Creating the Ultimate Sensory Room for Your Toddler

A sensory room is essentially a space where a young child with or without learning disabilities can go to experience calming sensations. They can be customized for any need, budget, and available space. Although most closely associated as a tool for children on the autism spectrum, sensory rooms, which first gained national attention in the 1970s, can benefit everyone in your family.

Here, we will take a look at how to create a sensory room for a toddler that is safe, calming, and engaging.


Before you can make any decisions on what will go into your sensory room, you’ll need to ensure that you have an appropriate space for it. Ideally, you’ll have a room in a quiet location in your home that you can dedicate to your little one’s development. If you do not have an extra bedroom or office space, even a large walk-in closet will work.

When you do not have a completely quiet space, you can reduce unwanted distractions by using sound insulation in the sensory room. This could be something as simple as covering the walls with thick blankets, or adding sound-absorbing panels or soundproof wallpaper.

Color and lighting

Color and lighting each play a significant role in the overall feel of a sensory room. It’s best to avoid overwhelming colors, such as red, orange, or neon shades. Many mental health experts assert that cool colors, or those on the blue and green spectrum, help create a calming atmosphere. Pale blue, for example, is a great choice when trying to create a relaxing and soothing environment. Light gray and eggshell are also viable options for a sensory experience, particularly when you plan to include a projector and other light-based features.

When choosing lighting for your room, avoid fluorescent bulbs, as this type of light is not only harsh and distracting, but the fixtures also emit an audible buzzing noise, which can be very distracting for young children. Instead, look for fiber optic lights, LED light strips, or glow panels. Each of these may be set to fade in and out of different colors or remain steadily set to a single color temperature.

Tactile features

All sensory rooms should include assorted tactile features. Our tactile senses are essentially how we experience the world through touching and feeling. Toddlers often enjoy tactile centers that allow them to touch and manipulate things like sand, beans, or plastic beads. Something as simple and inexpensive as a bin of each can give your child an opportunity to receive sensory input through an open-play situation. When dealing with a very young child, make sure that there is plenty of room for you to sit nearby to ensure they do not inadvertently put small items in their mouth.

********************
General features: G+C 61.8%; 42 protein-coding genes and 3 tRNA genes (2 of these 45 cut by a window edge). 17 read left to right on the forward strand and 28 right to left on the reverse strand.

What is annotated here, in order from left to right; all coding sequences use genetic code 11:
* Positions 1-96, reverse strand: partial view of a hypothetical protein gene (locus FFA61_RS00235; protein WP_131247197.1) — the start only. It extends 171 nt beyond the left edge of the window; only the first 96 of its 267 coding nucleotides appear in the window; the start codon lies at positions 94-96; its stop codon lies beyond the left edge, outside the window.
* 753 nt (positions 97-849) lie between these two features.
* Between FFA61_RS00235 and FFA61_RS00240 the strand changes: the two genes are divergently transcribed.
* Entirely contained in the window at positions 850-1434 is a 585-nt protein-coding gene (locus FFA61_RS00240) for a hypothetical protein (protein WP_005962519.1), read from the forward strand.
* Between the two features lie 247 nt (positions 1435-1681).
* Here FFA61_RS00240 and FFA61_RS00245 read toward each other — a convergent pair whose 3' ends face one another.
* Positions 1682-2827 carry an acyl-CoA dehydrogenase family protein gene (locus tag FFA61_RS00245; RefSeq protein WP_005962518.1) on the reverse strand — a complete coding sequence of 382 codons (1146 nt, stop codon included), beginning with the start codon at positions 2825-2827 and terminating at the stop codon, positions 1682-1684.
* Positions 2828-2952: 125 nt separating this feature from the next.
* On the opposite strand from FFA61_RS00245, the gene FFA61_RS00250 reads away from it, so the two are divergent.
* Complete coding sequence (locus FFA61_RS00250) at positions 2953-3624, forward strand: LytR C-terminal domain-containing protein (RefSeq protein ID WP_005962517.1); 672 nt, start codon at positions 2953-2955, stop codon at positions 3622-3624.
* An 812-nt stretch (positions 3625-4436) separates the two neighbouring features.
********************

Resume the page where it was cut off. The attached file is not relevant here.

Physical activity

While your sensory space is an area where your child can go to decompress, it should also offer opportunities for safe physical activity. Toddlers especially are tiny bundles of energy that like to run, jump, and crash into everything in sight. They do this in part to develop their tactile senses. However, having an opportunity to do this without being told to calm down is an important part of their physical development.

For your sensory room, consider making or purchasing a crash pad, which is simply a large pillow that your youngster is free to use how they see fit. You can build your own crash pad out of a duvet cover and bed pillows. You can also use a large beanbag chair or buy a pre-made crash pad, which you can usually find through companies that specialize in making products for children with sensory processing disorders. Free movement will help your child develop their gross motor skills and also enhance vestibular system development.

Motion swings

While not an absolute requirement, adding a motion swing that hangs from the doorway or ceiling to your child’s sensory room does have value, because the sensation of a back-and-forth motion can help soothe the nervous system. Pay careful attention to invest in a product that is appropriate in size for your child.


Because scent is a powerful thing, you can incorporate aromatherapy into your child’s sensory room to further indulge their sense of calmness. Lavender is an excellent scent to help reduce anxiety, but you might need to try several different fragrances before you find one that works best for your little one. Remember, though, that toddlers are quick and curious. If you turn your back for just a moment, they may be tempted to ingest the source of the appealing odor, and even a small amount of essential oils may be toxic. Consult with their pediatrician first, and look for ways to reduce their direct exposure to any type of chemical, natural or not.

The benefits of the sensory room for children cannot be underscored enough. These are safe spaces where typical children and those with special needs can go to relax, decompress, and regain their focus. Toddlers can benefit in an array of ways, including controlled stimulation, having a chance to develop and improve their motor skills, and boosting their cognitive development. Further, sending your child to their sensory space when they need to evaluate their behavior is a much better option than sticking them in the corner. Here, they can work through their emotions in a way that makes the most sense to their developing brain.